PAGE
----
If you live with a family member, partner, or roommate, the coronavirus quarantine is all about being able to coexist with someone. This involves meeting your needs and all of their needs and anxieties. You will likely have disagreements in the best of cases. But, if the other person or people you live with are toxic to deal with, this is outside of “normal.”
If this is the case, it’s most likely even harder for you. For example, every day that you and the others are in a confined space for an undisclosed amount of time, you deal with triggers and reactions that can cause the relationship to spiral downwards. There is no easy escape from toxic behavior that is often stressful, taxing, and maybe traumatic. Here are 5 tips that can get you through this time.
- Look inward. Handling space with a family member or roommate who is toxic for you requires self-awareness. When you come into conflict with that person, you must think carefully about what you actually want and feel. Then tell them what you need rather than saying something snarky that can create conflict. Let’s imagine you become angry or resentful that this person is leaving their clothing around, dishes in the sink, and hasn’t taken out the trash. Consider that the real issue for you is feeling ignored and unimportant. Express your feelings calmly, using “I” words, instead of starting a fight. This is an opportunity for you to be a well-adjusted adult.
2. Create a structure for your days, and ask for space when you need it. Be intentional about how you spend your time and space. Negotiate how you each divide time and space, how and how often you check in with each other and acknowledge that always being together can be difficult. Make plans to get together for periods of entertainment and discuss some boundaries that are good for both of you.
3. Go for positivity between you and your family member, partner, or roommate. What can you do if the toxic person triggers your reactions, and their behavior is making you feel crazy, turning into a conflict in the home. Think of five moments of trust, understanding, or compassion for every stinging rebuke. For example, recall a time you’ve had between you that was sweet, helpful, or empathetic. Let that memory calm the urge to nail him or her. If you have the choice to be right or kind, choose kindness. Negative encounters are remembered much longer and have more intensity between you. Emotions can run hot. Try deliberately looking for the positives and let the little stuff slide.
4. Leave the room and set up some enjoyable entertainment for yourself. When toxicity is at play, this suggestion isn’t an indulgence – it’s a requirement! Switch things up. Sometimes a simple distraction is just what you need. Leave the room. Dye your hair. Take up a fitness routine like doing sit-ups, or paint, learn a new board game or read that book you’ve been thinking about reading. After you feel better, you can invite that other person to join you, suggest a creative or intellectual activity.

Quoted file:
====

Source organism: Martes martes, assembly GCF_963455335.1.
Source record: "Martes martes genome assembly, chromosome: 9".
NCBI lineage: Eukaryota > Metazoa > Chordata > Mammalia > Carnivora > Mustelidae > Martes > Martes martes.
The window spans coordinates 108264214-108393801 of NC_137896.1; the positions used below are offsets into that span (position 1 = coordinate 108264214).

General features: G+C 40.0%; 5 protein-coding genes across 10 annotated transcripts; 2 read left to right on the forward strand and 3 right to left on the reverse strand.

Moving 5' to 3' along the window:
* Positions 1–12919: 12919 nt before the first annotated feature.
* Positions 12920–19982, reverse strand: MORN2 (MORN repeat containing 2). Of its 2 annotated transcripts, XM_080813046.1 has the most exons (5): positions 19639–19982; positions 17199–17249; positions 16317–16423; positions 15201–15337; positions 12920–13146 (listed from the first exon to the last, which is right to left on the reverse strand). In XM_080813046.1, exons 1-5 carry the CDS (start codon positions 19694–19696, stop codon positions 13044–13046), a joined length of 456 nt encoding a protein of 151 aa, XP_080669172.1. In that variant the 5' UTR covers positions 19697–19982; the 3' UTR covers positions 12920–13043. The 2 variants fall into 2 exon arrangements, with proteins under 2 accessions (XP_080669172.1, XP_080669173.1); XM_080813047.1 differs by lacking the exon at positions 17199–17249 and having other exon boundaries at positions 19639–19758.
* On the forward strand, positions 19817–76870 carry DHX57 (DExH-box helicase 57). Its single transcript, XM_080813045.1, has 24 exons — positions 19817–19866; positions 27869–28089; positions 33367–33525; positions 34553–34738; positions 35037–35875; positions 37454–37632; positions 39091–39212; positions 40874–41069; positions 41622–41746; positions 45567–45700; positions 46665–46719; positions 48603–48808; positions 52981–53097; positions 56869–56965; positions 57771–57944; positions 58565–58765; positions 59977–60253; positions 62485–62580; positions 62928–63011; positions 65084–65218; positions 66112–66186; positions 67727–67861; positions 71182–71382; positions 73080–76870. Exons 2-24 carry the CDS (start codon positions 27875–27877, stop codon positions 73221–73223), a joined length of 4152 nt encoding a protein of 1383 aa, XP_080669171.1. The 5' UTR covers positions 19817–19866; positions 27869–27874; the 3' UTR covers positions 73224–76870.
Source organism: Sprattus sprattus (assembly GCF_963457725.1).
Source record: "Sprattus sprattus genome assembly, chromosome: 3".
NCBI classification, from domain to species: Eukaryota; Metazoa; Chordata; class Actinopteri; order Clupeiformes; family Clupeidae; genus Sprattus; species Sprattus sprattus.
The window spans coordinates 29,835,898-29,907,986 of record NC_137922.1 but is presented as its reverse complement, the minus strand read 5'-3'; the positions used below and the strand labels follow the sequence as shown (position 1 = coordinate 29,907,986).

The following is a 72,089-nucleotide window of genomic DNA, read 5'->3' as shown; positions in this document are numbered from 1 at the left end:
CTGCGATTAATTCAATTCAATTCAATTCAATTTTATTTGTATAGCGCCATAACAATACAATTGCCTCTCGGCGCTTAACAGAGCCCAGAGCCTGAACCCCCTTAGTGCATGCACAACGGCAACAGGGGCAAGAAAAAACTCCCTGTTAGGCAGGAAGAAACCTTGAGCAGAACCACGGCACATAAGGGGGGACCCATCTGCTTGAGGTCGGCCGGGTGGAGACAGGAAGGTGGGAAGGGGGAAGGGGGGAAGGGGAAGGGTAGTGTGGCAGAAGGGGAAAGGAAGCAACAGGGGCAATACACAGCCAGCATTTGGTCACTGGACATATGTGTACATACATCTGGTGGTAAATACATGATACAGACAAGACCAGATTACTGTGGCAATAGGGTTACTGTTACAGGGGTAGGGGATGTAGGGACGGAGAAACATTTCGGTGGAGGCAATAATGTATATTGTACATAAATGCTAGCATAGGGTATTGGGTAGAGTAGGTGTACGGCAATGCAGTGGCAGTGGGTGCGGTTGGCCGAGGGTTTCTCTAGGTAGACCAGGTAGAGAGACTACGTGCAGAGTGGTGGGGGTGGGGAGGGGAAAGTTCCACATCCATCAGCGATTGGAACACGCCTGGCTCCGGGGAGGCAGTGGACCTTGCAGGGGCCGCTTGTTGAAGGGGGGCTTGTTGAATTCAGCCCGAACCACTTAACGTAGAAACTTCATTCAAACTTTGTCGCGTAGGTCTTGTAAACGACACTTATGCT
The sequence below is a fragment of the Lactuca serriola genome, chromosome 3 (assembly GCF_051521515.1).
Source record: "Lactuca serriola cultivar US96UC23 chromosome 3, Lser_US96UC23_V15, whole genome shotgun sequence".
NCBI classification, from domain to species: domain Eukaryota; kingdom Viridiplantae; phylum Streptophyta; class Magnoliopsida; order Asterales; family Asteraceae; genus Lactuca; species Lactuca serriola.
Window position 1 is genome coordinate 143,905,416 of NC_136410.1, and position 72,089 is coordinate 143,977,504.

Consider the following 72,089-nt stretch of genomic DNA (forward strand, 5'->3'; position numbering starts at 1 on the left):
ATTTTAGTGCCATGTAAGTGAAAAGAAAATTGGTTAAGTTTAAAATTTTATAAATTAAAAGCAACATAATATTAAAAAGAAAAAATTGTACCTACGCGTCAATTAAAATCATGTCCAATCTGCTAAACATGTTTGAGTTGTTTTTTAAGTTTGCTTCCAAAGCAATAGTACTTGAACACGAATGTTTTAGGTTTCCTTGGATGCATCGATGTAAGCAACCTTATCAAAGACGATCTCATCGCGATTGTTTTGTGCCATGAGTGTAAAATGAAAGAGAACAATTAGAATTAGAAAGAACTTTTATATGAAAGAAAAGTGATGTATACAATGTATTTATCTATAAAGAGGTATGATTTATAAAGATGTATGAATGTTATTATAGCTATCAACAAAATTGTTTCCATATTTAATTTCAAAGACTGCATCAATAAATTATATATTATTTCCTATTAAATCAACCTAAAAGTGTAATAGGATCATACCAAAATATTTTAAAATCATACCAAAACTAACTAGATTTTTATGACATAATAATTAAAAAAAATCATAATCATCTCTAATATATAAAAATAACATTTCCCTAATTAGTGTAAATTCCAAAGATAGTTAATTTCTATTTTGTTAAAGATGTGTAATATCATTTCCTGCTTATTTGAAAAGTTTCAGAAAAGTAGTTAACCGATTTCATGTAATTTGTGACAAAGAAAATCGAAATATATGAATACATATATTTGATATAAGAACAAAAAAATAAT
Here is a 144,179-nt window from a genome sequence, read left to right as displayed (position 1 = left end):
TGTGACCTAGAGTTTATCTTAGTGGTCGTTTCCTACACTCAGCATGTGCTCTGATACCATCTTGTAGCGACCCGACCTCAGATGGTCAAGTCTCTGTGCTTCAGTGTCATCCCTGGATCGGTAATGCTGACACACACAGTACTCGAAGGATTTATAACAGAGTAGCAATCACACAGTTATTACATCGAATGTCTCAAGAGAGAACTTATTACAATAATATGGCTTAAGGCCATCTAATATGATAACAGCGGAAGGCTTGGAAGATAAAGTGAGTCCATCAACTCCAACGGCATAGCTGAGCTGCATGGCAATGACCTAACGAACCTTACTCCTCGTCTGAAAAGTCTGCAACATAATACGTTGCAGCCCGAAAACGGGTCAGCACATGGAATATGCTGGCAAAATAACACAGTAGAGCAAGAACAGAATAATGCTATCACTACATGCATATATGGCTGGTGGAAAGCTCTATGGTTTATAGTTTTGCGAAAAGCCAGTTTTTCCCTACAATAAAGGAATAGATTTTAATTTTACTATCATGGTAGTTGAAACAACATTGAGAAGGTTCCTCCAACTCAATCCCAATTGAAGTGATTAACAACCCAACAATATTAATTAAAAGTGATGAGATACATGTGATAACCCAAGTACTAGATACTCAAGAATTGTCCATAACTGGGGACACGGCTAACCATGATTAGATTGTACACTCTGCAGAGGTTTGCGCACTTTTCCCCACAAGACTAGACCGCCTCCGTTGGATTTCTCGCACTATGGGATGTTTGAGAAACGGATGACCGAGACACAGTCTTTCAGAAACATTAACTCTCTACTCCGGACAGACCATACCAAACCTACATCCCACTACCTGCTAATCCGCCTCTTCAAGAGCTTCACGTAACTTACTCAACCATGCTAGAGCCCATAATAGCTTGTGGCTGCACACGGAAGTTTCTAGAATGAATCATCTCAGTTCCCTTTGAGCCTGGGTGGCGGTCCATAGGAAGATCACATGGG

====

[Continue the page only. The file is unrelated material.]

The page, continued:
5. Be realistic about another’s reactions and behavior towards you. While you are reading about how to handle your quarantine, practicing meditation, working out, and eating right, don’t make the mistake of assuming that the other person wants to do the same. The toxic person you are living with may find it impossible to listen to or embrace your good advice. Don’t try to persuade this person to use what works for you. He or she may not take your help as a loving act, nor behave or react in the same way you would. It’s a reflection on them, not you! Recognize and appreciate their emotional space in that moment. Don’t react by taking it personally, but see their reaction in the moment for what it is.
If you are a victim of abuse, facing an indefinite quarantine under the same roof might be the catalyst for a move-out. Victims in relationships where violence is occurring or escalating might view fleeing the home as the safest option under the circumstances. But where do you go? The National Domestic Violence Hotline website is filled with resources and tips. It links to further information that helps victims stay safe. They have a hotline for victims and survivors that are staffed around the clock. They invite those in need of assistance or support to contact them at 1-800-799-7233